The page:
Seoul City vows to slash emissions

Seoul City vows to slash emissions

The Seoul Metropolitan Government vowed on Monday to reduce CO2 emissions by 10 million tons by 2020.

Its plan consists in engaging 10 million Seoul citizens to take individual actions, including purchasing "green electricity" ― solar and wind power ― recycling and taking public transport.

"If a single Seoul citizen can reduce 1 ton of CO2, together we can reduce 10 million tons of CO2 emissions," said Yoon Young-cheol from the city government in a statement.

A report last year from the International Panel on Climate Change recommended that Asia, including South Korea, reduce its greenhouse gas emissions by 30 to 50 per cent by 2050 to prevent climate change disasters.

In its efforts to respond to climate change and energy crises in the aftermath of Japan's Fukushima nuclear accident, the Seoul government in 2012 launched its flagship energy policy: "One Less Nuclear Power Plant."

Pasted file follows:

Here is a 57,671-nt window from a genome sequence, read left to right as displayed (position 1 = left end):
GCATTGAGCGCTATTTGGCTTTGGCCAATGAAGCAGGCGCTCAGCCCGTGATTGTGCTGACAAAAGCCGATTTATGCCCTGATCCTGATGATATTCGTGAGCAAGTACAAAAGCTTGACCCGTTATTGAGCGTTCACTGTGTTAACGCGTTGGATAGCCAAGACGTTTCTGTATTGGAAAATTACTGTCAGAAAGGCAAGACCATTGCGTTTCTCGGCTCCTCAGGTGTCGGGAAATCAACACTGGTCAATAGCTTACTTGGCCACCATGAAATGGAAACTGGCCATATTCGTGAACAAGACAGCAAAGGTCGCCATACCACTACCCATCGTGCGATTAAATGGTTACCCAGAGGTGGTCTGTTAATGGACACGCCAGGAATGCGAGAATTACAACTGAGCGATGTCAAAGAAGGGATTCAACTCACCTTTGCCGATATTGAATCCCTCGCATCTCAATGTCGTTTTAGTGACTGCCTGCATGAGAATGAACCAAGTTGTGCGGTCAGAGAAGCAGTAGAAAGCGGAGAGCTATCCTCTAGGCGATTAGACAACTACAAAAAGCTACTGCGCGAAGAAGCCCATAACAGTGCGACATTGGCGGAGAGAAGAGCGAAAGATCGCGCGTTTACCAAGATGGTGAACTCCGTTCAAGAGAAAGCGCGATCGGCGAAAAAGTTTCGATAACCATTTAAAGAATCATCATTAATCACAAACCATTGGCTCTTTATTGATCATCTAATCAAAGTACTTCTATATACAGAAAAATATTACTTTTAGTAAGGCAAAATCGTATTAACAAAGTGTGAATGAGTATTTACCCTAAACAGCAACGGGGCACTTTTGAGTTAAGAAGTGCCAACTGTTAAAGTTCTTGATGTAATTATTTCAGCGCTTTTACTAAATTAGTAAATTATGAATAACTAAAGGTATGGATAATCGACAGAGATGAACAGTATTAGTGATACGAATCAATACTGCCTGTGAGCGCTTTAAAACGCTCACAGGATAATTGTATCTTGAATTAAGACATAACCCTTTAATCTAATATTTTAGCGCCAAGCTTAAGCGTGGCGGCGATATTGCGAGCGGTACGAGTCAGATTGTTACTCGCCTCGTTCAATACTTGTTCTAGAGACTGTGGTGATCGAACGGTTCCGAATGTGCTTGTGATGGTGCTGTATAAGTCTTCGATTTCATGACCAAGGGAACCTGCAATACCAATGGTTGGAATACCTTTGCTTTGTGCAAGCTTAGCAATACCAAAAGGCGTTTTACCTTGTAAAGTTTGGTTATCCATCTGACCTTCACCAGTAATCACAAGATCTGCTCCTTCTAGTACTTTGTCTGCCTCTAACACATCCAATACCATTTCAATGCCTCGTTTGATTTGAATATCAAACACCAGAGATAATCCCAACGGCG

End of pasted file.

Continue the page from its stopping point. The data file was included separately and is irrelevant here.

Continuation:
The plan aims to cut energy consumption by the equivalent of 2 million tons of oil ― the annual capacity of a nuclear power plant.

Through the policy, the city reduced its CO2 emissions by 5.63 million tons between 2012 and 2014, mostly by engaging its citizens in energy-saving practices ― such as switching to LED lights.

An LED lamp is several times more electrically efficient than an incandescent lamp.

Aside from switching to LED lights and taking public transport, the city government encourages its citizens to reduce their food waste by 30 per cent, use energy- and water-efficient appliances, and make their homes energy-efficient by being sensible about energy use.

South Korea is one of the world's top 15 greenhouse gas emitters. In 2009, the central government announced it would reduce its greenhouse emissions by 4 per cent by 2020.

The Seoul City government is to unveil detailed plans to reduce CO2 emissions at the World Congress of the ICLEI-Local Governments for Sustainability in April.

For more information on the campaign, visit

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